China's official Purchasing Managers' Index (PMI) increased to 53.4 in March from 52.2 in February.
The official PMI rebounded from February's six-month low, according to the China Federation of Logistics and Purchasing.
The official figure was overshadowed by HSBC's PMI for China which held relatively steady in March, rising fractionally from 51.7 to 51.8, a level indicative of a moderate improvement in manufacturing sector business conditions. The index reading was below the long-run series average (52.3).
“The Final March manufacturing PMI confirmed that the pace of manufacturing expansion has stabilised after slowing in February. This implies economic growth is only moderating rather than slowing too much. More importantly, price hikes also started to slow in March. All these confirm our view that quantitative tightening is working. So as long as Beijing keeps tightening for another three to four months, inflation should start to slow meaningfully in 2H2011,” says Hongbin Qu, Chief Economist, China & Co-Head of Asian Economic Research at HSBC.
According to the HSBC PMI, Chinese manufacturing production continued to rise in March, although the pace of expansion remained muted in the context of historical data. Output growth, which has now been signalled for eight months in a row, was much slower than observed throughout Q4 2010, but still registered an improvement on the preceding month.
The relatively subdued expansion of manufacturing output was primarily linked by respondents to a weaker rise in new business, which grew at the slowest pace in the current eight-month period of expansion. Moreover, new export business increased only slightly in March, following a fall one month earlier. New orders received from abroad have now risen in six of the past seven months.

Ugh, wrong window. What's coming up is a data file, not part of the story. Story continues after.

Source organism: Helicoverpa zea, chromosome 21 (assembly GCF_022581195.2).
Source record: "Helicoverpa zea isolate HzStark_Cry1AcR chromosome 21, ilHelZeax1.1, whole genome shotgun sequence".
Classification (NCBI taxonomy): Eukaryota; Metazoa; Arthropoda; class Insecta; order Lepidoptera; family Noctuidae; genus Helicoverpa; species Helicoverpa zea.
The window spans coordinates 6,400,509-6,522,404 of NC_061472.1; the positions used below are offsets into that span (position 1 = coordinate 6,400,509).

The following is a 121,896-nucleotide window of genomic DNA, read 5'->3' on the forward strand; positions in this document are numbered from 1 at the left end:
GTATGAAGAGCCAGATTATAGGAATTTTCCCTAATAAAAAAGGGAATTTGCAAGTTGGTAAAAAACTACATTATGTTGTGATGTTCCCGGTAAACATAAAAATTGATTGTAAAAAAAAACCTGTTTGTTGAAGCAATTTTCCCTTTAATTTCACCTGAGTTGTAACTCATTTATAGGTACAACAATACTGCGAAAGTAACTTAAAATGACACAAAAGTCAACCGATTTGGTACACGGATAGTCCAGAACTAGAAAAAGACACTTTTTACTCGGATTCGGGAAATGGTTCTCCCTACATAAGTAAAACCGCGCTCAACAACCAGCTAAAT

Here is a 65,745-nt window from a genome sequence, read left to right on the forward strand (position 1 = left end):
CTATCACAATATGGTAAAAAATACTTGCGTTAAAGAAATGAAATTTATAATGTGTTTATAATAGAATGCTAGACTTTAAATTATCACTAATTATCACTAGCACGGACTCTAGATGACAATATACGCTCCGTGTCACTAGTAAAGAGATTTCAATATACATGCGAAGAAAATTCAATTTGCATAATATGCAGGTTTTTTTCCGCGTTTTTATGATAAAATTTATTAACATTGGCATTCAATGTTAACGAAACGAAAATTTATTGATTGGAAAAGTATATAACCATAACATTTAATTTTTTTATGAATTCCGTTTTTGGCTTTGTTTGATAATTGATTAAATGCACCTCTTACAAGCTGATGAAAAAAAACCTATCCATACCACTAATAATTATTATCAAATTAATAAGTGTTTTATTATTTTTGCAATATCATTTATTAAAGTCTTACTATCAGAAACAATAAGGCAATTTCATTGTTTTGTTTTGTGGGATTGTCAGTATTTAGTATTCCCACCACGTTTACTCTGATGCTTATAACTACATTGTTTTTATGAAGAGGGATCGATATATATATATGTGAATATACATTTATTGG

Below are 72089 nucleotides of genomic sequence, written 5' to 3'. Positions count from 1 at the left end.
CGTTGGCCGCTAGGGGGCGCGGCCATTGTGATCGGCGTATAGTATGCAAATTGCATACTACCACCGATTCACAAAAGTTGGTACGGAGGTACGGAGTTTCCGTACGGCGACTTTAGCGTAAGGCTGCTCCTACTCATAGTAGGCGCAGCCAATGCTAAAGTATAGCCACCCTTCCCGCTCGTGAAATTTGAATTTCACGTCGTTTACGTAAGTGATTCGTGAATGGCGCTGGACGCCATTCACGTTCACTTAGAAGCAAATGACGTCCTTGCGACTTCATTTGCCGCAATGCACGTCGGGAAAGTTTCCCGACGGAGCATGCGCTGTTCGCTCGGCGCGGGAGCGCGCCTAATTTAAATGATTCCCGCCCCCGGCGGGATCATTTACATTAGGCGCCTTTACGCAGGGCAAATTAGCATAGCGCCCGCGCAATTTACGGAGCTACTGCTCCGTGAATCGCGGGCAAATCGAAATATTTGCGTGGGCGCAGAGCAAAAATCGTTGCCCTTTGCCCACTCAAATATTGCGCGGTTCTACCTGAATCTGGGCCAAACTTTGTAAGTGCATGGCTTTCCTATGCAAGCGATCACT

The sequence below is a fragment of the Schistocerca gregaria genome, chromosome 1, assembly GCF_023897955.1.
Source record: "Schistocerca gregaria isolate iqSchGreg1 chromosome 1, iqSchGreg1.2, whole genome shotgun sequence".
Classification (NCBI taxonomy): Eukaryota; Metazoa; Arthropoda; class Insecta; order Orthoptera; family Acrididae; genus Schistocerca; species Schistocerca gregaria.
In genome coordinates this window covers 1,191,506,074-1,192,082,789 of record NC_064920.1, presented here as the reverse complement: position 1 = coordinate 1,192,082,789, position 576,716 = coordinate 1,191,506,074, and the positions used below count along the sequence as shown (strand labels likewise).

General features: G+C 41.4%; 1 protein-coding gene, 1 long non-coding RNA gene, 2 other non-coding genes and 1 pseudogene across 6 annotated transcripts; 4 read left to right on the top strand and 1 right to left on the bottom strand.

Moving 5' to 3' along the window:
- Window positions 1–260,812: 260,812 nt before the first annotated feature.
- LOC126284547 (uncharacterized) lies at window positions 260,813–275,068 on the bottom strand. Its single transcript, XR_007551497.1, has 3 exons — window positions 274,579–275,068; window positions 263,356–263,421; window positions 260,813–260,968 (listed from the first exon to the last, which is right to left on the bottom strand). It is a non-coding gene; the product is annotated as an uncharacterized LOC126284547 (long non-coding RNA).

Despite a further slowdown in total new order growth, backlogs of work continued to increase markedly, with the rate of accumulation accelerating to the most pronounced since May 2010. The latest expansion extends the current period of growth to nine months.
Employee numbers rose in March, following a marginal fall in the preceding month. Nonetheless, the rate of job creation was only slight. Where a rise in employment was signalled, respondents linked growth to higher output requirements. Manufacturers that reported a fall in staff numbers attributed this to employee retirements and resignations. Some companies reported that a shortage of available labour had made recruitment increasingly difficult over the month.
Purchasing activity rose solidly in March, although the pace of expansion was the second-slowest since August 2010, and weaker than the long-run series average. Consequently, stocks of purchases fell for a third successive month, and average vendor performance deteriorated at the slowest rate since August 2008. Where longer lead times were recorded, survey respondents cited supply shortages at vendors and, in some cases, transportation difficulties.
The rate of purchase price inflation in the manufacturing sector eased markedly since February, but remained strong nonetheless. Prices paid for copper, oil and food products were reported as having risen from one month ago. According to respondents, cost pressures emanated from domestic markets. Manufacturers raised their output prices accordingly in March, although the rate of inflation mirrored that of input costs by cooling to a seven-month low.
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